About Us

Thursday, 18 November 2021

Controlling the nerves during online presentations


By Shorba Harkhu

My palms are cold and sweaty, and I can feel the pounding of my heart in my chest. I hope the tenseness in my voice does not carry through. Thank goodness they cannot see my trembling hands. But … wait a minute this is not one of my bad dreams. These anxious moments and uneasiness occur quite often when I have to present an online session.

You may ask yourself why this is so, as I am not presenting before a live audience. I am not in a room full of beady eyes staring at me who are making me feel incredibly uncomfortable. Neither do I have toworry about making eye contact with my audience. Then why are the virtual presentations so unnerving. Gershman (2020) states that pre-Covid we could rely on the audience response to confirm that our message was being received. In virtual presentations, however, we lack audience feedback and we don’t see body language. Furthermore, virtual presentations lend themselves to different types of distractions, technical glitches and creepy “I-feel-like-I’m-just-talking-to-myself” moments (Kelakos, 2020).

How do we overcome feelings of anxiety and nervousness during a presentation? Kelakos (2020) offers these valuable points:

·       Use breathing techniques. A common problem for anxious presenters, is talking too quickly, a shaky voice and running out of breath. Clayton (2020) advises one to take a deep breath in through your nose and out through your mouth, then a normal breath. Regulating your breathing is a great way to stop saying “erm” and “um” when presenting (Clayton, 2020).

·       Make friends with your camera. Kelakos (2020) suggests that we schedule a solo Zoom meeting and talk to the camera as if we are talking to our best friend. She further states that the more you practice this, the more relaxed you will be (Kelakos, 2020).

·       Interact with your audience. Before your training, talk with your participants. Ask them questions, in the chat or otherwise and engage with them as much as possible.

·       Don’t be a perfectionist. You are bound to make mistakes or forget information. The more human and real you project yourself to be, the more your audience is going to connect with you (Kelakos, 2020)

Hanson further (2016) points out that we need to make friends with the pause. When you’re feeling anxious, you might want to finish your presentation as soon as possible. If you talk too fast, your audience might not remember anything. Pausing can be a great tool for giving your audience a chance to process what you’ve said, as well as giving you the opportunity to catch your breath.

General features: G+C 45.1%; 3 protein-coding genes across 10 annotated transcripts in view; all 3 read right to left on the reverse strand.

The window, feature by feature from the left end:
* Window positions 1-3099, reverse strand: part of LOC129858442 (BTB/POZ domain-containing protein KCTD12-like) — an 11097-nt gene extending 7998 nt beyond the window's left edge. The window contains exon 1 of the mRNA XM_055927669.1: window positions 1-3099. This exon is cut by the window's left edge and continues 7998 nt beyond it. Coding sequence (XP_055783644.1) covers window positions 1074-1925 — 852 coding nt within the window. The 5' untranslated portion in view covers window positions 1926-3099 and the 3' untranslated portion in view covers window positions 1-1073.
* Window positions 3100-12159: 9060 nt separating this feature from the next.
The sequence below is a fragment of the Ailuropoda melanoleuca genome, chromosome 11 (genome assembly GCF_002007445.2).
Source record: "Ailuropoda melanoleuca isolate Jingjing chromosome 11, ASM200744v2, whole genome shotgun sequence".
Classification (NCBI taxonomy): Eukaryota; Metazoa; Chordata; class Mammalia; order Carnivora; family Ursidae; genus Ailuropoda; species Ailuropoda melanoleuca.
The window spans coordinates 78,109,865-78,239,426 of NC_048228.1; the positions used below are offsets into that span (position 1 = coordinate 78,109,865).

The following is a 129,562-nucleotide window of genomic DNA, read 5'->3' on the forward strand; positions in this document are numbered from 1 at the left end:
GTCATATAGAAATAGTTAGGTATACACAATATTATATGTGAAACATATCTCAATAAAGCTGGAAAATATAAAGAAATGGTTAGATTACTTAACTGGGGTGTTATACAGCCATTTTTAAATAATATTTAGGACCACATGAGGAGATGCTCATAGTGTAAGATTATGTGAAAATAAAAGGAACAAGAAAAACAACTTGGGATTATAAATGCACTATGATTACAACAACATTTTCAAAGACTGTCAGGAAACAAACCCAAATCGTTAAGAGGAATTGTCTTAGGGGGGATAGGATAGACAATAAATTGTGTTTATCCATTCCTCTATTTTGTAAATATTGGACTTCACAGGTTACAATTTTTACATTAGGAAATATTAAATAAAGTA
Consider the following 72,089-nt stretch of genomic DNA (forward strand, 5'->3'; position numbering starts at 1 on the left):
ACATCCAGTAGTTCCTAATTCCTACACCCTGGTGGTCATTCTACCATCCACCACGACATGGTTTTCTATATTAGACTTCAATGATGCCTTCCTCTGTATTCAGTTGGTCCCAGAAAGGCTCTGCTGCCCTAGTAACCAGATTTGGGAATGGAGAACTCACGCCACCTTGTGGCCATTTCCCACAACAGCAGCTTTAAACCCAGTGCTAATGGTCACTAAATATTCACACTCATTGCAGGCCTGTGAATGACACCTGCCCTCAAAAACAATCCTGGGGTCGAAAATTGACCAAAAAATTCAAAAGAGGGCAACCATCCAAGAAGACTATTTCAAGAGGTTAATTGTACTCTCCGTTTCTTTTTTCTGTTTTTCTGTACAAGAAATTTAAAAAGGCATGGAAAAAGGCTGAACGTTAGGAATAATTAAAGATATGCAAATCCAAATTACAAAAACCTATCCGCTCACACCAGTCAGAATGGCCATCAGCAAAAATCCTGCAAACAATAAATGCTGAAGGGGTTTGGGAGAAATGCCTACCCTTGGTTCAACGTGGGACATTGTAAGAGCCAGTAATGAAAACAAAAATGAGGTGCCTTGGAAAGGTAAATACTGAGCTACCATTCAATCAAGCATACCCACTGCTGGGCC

I have also discovered that writing down key points and explanations (aka a lesson plan) helps. Those hard to explain terms like the dreaded Boolean operators and H-index can all be penned to paper. Anytime you feel stuck during your presentation, glance up at your notes to remember what you have to say.

Finally planning, preparation and rehearsing before a training session is key. This will undoubtedly help to curb the nerves.

How do you counteract the nerves? Please share your thoughts in the comments section below. 




 Reference List


CLAYTON, D. 2020. Presentation skills: don’t forget to breathe! [Online]. Available: https://simplyamazingtraining.co.uk/blog/presentation-skills-dont-forget-breathe [Accessed].

GERSHMAN, S. 2020. Yes, virtual presenting is weird [Online]. Available: https://hbr.org/2020/11/yes-virtual-presenting-is-weird [Accessed].

HANSON, J. 2016. How to keep your audience engaged during an online presentation [Online]. Available: https://visme.co/blog/engage-audience-online-presentation/ [Accessed].

KELAKOS, E. 2020. 5 ways to beat Zoom Performance Anxiety (ZPA) [Online]. Available: https://theelenigroup.com/2020/06/5-ways-to-beat-zoom-performance-anxiety-zpa/ [Accessed].


No comments:

Post a Comment